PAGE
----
Paul has been an enthusiastic amateur tennis player for over 35 years. In 2013, he competed in the USTA tennis nationals in Arizona.
Top 3 Tennis Rackets For Under $100
I've been playing tennis for over forty years and experience has taught me how important it is to be properly equipped for the sport.
It goes without saying that finding the right racket for your needs is crucial if you want to play your optimum tennis, whatever your skill level or experience.
Racket technology has improved in leaps and bounds over the years and there are now plenty of great options available for those seeking something in a relatively affordable price range.
Here are my 3 racket selections:
- The Wilson Blade Team: Lightweight and Versatile
- The Head Ti.S6: Comfortable and Easy Feel
- The Babolat 2021 Boost Drive: Perfect For Beginners
I discuss my choices below in more detail.
Wilson Blade Team: Lightweight and Versatile
The Wilson Blade Team is my personal favorite out of the three listed. I like its versatility. It's an excellent pick for intermediate players and enthusiastic beginners, especially if they aren't certain what their eventual tennis style will be.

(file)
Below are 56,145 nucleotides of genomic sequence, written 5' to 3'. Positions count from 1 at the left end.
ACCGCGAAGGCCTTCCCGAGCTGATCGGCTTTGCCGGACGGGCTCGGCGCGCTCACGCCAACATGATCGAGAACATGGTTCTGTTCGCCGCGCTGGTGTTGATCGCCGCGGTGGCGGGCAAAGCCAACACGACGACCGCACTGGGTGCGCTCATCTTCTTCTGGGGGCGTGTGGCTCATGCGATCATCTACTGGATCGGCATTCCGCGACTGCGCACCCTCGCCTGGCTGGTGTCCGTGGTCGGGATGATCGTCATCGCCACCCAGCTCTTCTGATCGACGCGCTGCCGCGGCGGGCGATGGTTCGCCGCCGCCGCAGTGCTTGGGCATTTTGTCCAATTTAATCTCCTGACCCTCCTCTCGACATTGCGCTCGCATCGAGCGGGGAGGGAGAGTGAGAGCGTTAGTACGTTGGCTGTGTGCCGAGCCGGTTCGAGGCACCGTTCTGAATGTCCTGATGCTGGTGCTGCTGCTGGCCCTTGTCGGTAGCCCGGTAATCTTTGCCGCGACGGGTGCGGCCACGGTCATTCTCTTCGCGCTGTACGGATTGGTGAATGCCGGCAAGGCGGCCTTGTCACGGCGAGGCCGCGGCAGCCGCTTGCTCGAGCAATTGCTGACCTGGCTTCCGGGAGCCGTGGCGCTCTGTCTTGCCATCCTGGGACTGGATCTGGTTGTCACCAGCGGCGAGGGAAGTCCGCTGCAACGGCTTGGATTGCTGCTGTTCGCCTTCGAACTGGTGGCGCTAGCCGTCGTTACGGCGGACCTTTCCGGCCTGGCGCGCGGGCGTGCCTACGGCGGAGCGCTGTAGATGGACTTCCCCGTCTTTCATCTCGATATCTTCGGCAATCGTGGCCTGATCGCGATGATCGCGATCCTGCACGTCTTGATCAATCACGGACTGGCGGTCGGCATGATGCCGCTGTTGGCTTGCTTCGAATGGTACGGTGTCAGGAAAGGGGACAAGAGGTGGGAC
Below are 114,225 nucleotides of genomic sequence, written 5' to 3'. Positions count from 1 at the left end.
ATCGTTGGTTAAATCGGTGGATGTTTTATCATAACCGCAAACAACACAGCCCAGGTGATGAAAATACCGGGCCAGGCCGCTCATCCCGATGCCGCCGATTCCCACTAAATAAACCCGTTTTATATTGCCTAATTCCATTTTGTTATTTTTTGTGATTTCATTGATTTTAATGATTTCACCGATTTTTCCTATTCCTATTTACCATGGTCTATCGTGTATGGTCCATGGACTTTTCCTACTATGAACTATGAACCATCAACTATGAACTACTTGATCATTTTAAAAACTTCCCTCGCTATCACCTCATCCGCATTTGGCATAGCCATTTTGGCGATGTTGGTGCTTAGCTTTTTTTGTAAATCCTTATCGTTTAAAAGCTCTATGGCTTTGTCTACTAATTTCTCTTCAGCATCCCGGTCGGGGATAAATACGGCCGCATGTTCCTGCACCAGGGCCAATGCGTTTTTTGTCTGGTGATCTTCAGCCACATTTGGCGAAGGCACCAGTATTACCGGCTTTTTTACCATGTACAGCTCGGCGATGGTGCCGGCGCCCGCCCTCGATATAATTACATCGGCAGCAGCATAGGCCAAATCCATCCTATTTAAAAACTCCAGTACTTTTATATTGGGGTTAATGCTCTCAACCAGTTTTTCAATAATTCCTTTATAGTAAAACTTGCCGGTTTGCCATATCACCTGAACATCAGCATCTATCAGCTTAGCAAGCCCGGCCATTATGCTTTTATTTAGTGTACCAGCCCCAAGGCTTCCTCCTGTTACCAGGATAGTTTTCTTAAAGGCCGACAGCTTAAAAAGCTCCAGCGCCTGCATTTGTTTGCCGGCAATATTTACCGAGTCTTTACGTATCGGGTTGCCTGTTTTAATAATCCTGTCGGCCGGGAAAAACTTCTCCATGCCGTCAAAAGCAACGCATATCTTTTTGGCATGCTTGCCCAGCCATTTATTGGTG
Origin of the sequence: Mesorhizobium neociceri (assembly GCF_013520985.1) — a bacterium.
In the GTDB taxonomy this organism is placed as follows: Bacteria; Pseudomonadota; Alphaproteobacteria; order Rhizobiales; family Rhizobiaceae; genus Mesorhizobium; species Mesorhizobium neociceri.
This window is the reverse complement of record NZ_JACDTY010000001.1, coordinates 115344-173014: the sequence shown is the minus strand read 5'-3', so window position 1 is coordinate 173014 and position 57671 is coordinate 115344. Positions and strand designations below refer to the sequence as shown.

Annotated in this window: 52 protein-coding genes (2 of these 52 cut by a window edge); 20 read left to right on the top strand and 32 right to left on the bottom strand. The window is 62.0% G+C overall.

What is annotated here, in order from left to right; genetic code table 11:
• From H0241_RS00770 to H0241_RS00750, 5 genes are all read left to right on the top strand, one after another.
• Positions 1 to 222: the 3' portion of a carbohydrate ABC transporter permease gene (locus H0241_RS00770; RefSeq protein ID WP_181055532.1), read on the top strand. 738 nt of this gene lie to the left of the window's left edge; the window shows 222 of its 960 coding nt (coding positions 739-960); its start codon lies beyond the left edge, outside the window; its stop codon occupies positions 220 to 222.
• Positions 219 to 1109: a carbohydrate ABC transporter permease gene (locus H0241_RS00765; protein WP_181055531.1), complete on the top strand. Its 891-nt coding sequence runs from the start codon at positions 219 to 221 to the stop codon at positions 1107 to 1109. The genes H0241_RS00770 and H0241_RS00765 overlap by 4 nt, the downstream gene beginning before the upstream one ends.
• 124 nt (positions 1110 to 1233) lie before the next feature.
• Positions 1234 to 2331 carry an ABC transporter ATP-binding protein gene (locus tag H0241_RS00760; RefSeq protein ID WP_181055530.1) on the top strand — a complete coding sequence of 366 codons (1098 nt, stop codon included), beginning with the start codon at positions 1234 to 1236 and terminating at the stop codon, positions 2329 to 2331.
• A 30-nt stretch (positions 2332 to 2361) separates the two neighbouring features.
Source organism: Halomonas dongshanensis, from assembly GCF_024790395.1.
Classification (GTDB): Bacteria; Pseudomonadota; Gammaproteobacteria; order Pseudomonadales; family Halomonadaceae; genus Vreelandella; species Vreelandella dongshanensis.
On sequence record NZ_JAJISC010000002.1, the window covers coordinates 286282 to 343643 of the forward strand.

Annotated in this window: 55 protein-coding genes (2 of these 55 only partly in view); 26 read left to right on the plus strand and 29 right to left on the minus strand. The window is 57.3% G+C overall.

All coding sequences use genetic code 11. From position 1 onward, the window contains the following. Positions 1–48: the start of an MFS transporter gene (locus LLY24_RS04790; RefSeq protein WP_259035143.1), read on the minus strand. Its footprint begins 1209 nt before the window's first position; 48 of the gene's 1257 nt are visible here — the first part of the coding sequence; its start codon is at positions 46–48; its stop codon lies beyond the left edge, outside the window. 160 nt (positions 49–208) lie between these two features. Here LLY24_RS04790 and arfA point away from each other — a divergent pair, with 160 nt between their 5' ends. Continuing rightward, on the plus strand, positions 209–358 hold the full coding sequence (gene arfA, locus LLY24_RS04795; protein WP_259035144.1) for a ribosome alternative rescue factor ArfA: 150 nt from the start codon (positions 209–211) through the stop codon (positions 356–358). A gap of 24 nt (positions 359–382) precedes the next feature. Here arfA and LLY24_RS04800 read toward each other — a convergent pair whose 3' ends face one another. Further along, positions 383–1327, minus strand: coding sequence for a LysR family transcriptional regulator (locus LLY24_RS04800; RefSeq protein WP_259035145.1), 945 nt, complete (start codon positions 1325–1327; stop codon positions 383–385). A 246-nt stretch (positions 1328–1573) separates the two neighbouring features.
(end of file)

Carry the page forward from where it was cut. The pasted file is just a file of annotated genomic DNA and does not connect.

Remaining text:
Its price varies considerably at the time of writing - I've seen it advertised for as much as $119 - but if you shop around, you can find it for under $100 online.
This racket feels strong and sturdy despite its light weight and gives you an enormous amount of precision, as well as explosive power when required.
Wilson Blade Team Pros:
- Great racket for intermediate players and dedicated beginners
- Light weight
- Thinner beam construction that helps with control
- Usually comes pre-strung with Wilson Sensation strings
- Excellent value for money
Wilson Blade Team Cons:
- The light weight gives you a lot of maneuverability, but also means a slightly less "solid" feel than a heavier racket, particularly when playing at the net.
The Head Ti.S6: Comfortable and Easy Feel